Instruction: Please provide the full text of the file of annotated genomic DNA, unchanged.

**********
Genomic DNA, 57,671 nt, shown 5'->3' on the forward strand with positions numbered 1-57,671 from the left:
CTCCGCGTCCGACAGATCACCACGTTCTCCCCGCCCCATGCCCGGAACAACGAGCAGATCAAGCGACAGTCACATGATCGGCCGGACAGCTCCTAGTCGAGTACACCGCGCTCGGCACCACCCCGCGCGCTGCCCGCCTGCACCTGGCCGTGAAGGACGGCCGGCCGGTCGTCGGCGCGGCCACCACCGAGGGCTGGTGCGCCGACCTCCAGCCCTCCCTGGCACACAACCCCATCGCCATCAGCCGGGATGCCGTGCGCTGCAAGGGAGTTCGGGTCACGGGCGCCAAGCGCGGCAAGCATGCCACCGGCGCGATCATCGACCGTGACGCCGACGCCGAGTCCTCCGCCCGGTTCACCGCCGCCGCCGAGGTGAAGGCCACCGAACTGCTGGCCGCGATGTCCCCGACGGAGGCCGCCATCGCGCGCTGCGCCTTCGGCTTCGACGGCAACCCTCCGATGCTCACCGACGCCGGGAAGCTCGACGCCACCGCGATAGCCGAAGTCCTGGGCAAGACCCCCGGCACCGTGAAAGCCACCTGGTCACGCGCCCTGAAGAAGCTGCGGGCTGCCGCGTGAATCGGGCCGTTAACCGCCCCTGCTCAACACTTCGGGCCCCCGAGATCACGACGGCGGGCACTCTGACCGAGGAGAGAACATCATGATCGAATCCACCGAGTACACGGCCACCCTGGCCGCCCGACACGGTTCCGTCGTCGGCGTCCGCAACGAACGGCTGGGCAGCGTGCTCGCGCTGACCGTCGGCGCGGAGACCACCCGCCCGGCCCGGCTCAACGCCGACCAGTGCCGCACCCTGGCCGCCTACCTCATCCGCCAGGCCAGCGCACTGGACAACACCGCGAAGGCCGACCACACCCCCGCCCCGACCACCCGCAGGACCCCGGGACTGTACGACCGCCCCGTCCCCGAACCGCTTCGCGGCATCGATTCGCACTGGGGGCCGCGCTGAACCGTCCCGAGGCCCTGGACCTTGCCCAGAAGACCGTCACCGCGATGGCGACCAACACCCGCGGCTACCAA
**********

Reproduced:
Genomic DNA, 57,671 nt, shown 5'->3' on the forward strand with positions numbered 1-57,671 from the left:
CTCCGCGTCCGACAGATCACCACGTTCTCCCCGCCCCATGCCCGGAACAACGAGCAGATCAAGCGACAGTCACATGATCGGCCGGACAGCTCCTAGTCGAGTACACCGCGCTCGGCACCACCCCGCGCGCTGCCCGCCTGCACCTGGCCGTGAAGGACGGCCGGCCGGTCGTCGGCGCGGCCACCACCGAGGGCTGGTGCGCCGACCTCCAGCCCTCCCTGGCACACAACCCCATCGCCATCAGCCGGGATGCCGTGCGCTGCAAGGGAGTTCGGGTCACGGGCGCCAAGCGCGGCAAGCATGCCACCGGCGCGATCATCGACCGTGACGCCGACGCCGAGTCCTCCGCCCGGTTCACCGCCGCCGCCGAGGTGAAGGCCACCGAACTGCTGGCCGCGATGTCCCCGACGGAGGCCGCCATCGCGCGCTGCGCCTTCGGCTTCGACGGCAACCCTCCGATGCTCACCGACGCCGGGAAGCTCGACGCCACCGCGATAGCCGAAGTCCTGGGCAAGACCCCCGGCACCGTGAAAGCCACCTGGTCACGCGCCCTGAAGAAGCTGCGGGCTGCCGCGTGAATCGGGCCGTTAACCGCCCCTGCTCAACACTTCGGGCCCCCGAGATCACGACGGCGGGCACTCTGACCGAGGAGAGAACATCATGATCGAATCCACCGAGTACACGGCCACCCTGGCCGCCCGACACGGTTCCGTCGTCGGCGTCCGCAACGAACGGCTGGGCAGCGTGCTCGCGCTGACCGTCGGCGCGGAGACCACCCGCCCGGCCCGGCTCAACGCCGACCAGTGCCGCACCCTGGCCGCCTACCTCATCCGCCAGGCCAGCGCACTGGACAACACCGCGAAGGCCGACCACACCCCCGCCCCGACCACCCGCAGGACCCCGGGACTGTACGACCGCCCCGTCCCCGAACCGCTTCGCGGCATCGATTCGCACTGGGGGCCGCGCTGAACCGTCCCGAGGCCCTGGACCTTGCCCAGAAGACCGTCACCGCGATGGCGACCAACACCCGCGGCTACCAA